Support for preventing needlestick injuries

I am delighted to speak on this motion. I suggest to the member for Moore that this will be his last private member’s motion in this place and I want to add my comments to those who have gone before me on the distinguished nature of his time here.

Much has been said about you, member for Moore. We all certainly enjoyed your valedictory speech, but nothing exemplifies the qualities you have as a person, as a compassionate man who took his oath as a doctor particularly seriously and to heart, more than this motion before the House.

I commend you for that. Even at this time, when you are considering your retirement from this place, it is indicative of you as a person that you are thinking of others before yourself.

The Hippocratic oath you took is very much a part of the motion that you have before the House. Like other members I will miss you greatly in this place, not just for the nature of your compassion and your caring but also for your significant intellect, which this whole parliament and, I suggest, the Australian people, will miss greatly.

I hope that when you see an issue in this place that needs addressing, like the issues in this motion, you will still seek to pass it on to members so that this caring can continue.

I imagine I am repeating some things that have gone before, but this is a really important issue for healthcare workers.

I know all of the statistics have been repeated already: 18,000 healthcare employees suffer injuries each year. But I want to go to the important issue, which I know the member for Moore would feel—the stress around what comes next for a healthcare worker who receives this type of injury.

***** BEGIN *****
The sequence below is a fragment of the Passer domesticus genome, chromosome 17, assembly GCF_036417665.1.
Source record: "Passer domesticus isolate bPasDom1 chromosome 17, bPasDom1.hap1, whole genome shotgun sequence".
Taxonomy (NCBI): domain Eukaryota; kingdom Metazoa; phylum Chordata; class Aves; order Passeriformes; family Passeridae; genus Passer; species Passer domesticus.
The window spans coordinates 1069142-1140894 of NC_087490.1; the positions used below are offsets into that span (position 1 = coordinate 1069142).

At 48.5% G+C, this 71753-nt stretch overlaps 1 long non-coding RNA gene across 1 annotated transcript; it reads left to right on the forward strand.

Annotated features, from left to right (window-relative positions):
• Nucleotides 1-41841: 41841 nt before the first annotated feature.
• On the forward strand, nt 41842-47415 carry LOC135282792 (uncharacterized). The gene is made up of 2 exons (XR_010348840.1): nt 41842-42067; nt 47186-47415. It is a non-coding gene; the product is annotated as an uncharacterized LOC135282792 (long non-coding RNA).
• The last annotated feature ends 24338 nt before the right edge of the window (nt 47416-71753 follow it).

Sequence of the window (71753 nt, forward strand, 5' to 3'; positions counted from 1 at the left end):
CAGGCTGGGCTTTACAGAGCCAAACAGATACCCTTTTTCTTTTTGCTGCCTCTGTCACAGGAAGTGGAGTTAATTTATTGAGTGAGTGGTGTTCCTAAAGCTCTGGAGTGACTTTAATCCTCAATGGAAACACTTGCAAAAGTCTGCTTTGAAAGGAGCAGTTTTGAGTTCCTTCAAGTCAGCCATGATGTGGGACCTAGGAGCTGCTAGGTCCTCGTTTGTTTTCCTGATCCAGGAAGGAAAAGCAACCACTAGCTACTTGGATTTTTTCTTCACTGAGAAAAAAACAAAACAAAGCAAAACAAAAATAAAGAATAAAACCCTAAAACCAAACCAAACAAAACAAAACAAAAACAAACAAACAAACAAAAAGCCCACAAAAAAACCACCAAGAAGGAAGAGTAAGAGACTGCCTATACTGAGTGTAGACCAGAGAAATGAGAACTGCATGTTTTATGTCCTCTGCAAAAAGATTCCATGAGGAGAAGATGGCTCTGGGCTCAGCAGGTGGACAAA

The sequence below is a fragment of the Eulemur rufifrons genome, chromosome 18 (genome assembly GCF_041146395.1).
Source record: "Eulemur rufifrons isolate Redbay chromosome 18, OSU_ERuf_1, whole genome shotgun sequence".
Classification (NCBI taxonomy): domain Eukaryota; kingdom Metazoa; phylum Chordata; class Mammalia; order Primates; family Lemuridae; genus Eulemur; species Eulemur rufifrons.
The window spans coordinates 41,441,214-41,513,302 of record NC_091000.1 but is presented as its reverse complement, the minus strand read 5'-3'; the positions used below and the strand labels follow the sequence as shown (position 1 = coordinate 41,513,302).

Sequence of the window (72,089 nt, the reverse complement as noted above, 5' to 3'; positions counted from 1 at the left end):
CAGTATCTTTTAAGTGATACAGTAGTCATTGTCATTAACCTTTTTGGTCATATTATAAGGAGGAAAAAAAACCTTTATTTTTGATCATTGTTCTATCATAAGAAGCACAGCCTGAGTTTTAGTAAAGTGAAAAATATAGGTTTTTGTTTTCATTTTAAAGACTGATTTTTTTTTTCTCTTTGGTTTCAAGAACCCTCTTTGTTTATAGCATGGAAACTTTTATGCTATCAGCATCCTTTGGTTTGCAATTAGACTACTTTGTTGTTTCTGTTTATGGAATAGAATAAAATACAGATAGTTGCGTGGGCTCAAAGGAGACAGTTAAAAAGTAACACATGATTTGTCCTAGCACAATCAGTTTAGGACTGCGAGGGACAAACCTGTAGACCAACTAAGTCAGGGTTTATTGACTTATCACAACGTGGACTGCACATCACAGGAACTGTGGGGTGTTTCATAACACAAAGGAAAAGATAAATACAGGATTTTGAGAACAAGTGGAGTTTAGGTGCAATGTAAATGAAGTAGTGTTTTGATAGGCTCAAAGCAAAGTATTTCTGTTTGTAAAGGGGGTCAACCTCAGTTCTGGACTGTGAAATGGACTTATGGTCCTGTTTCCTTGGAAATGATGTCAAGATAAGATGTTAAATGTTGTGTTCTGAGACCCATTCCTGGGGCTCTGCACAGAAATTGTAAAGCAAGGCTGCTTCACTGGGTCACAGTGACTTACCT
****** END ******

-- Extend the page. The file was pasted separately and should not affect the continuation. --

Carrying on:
What do they go through? I know this would exercise the member for Moore’s mind. I had a look at the process on a US website. They were encouraging their injured people firstly, No. 1, to seek immediate medical help to assess the risk of developing infection. Number 2 was to determine whether the patient on whom the needle was used has HIV, hepatitis B or hepatitis C infection.

The third thing was to wait for the results of their blood tests and for information on the patient—wait and worry, I would suggest, member for Moore—then to determine whether they will need medication to prevent an infection. Following that exposure, follow-up may include drugs with significant side effects on the healthcare worker.

The website says:

Blood tests and further evaluation may be needed for six months to a year following the injury.

It also says:

As you wait for more information, the anxiety of the unknown can be a serious distraction for you and is stressful for your family.

These are the very real personal impacts of this injury which healthcare workers and their families face. Knowing the member for Moore as I do, I know that these would very much be the reasons why the member for Moore feels we need to, and should, do better.

At least one in nine nurses and their families go through this every year. When you look at the list of things they have to go through, we do need to do better. According to research on this US site regarding when injuries occur:

For example, 40 percent of injuries occur during use, another 40 percent occur after use and before disposal …

When you look at the process, the need for preventive measures is critical. The member for Moore has alluded to those as well.

Measures to particularly prevent and reduce those injuries in both of those 40 per cent instances are very critical, using safety engineered medical devices.

In completing my comments, I do not have enough words to actually record the value of the member for Moore’s contribution in this place over an extended period and I can only say the parliament and the people of Australia will be worse off with him leaving this place.